The Orange County Mosquito and Vector Control District (OCMVCD) is still seeing “high levels” of West Nile Virus activity in North Orange County, the agency said Monday.
“OCMVCD routine tests of mosquito samples indicated additional WNV positive mosquito samples found in a 4 square mile area that includes portions of the cities of Anaheim (1 Sq. Mile), Buena Park (0.3 Sq. Miles), Cypress (0.77 Sq. Miles), and Stanton (1.88 Sq. Miles),” states a Sept. 23 OCMVCD news release. “The increase of WNV positive mosquito samples indicates an increased risk for residents to become infected with WNV through a mosquito bite.”
You can see the precise areas of concern on this map:
“In an effort to reduce the number of mosquitoes, interrupt virus transmission, and protect the public from mosquito-borne diseases, the OCMVCD will conduct truck-mounted ultra-low volume (ULV) applications in neighborhoods where the mosquitoes were trapped,” states the OCMVCD news release. “The treatment area will be from Orange Ave to Chapman Ave and Valley View Ave to Dale Street.”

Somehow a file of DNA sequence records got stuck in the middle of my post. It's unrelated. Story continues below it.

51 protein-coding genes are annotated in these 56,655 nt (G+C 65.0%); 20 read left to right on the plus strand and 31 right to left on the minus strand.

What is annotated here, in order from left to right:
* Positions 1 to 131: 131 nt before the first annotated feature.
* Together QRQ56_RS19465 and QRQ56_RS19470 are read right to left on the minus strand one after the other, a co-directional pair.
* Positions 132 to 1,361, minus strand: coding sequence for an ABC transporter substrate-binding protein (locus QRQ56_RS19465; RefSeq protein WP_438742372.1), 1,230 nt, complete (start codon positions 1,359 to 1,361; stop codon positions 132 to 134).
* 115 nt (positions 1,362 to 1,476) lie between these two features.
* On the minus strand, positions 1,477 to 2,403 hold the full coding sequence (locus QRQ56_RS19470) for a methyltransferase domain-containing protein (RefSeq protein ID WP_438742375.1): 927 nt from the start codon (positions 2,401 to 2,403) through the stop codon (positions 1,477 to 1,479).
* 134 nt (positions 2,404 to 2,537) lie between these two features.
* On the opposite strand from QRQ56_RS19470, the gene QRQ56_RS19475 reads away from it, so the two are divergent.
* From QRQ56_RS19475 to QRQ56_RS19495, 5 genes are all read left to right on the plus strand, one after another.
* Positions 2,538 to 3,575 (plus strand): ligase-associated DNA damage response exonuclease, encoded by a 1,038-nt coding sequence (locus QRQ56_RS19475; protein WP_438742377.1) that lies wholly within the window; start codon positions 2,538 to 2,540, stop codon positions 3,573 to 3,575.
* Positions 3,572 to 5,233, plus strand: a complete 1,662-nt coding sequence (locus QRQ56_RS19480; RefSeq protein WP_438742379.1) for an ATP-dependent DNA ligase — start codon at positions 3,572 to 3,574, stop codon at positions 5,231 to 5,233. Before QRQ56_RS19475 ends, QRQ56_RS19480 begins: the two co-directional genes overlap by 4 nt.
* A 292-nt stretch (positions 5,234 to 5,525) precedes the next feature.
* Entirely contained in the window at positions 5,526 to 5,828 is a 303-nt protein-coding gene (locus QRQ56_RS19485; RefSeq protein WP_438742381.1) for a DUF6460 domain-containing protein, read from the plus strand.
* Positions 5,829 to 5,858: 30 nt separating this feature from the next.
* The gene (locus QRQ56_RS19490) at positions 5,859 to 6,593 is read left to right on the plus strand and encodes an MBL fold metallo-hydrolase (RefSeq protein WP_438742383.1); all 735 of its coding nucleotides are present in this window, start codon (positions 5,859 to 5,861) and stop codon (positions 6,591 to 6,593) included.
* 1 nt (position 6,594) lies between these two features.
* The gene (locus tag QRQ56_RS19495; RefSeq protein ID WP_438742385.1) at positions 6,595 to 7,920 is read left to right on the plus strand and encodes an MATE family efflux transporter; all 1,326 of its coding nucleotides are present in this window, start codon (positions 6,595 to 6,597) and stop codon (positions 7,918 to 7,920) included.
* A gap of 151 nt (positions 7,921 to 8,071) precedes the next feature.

This treatment is scheduled to take place on Wednesday, Sept. 25 and Thursday, Sept. 26, between 10 p.m. and 5 a.m. each day. Residents wishing to see more on the treatment schedule can click on this link: https://www.ocvector.org/ground-based-adulticiding.
OCMVCD urges all residents to take the following precautions to reduce your chances of getting mosquito bites:
Dump and drain any containers filled with water at least once a week.
Clean and scrub bird baths and pet water bowls weekly.
Dump water from potted plant saucers.
Do not transport or share plant stems rooted in water.
Drill a hole or puncture containers to eliminate standing water.
West Nile Virus was first detected in Orange County in early August. So far, just one human case of the virus has been detected in the county this season, according to this report. Ninety-eight human cases have been reported in California so far this year.
Go to OCVector.org to learn more about the prevention of mosquito breeding.
Anthony Pignataro has been a journalist since 1996. He spent a dozen years as Editor of MauiTime, the last alt weekly in Hawaii. He also wrote three trashy novels about Maui, which were published by Event Horizon Press. But he got his start at OC Weekly, and returned to the paper in 2019 as a Staff Writer.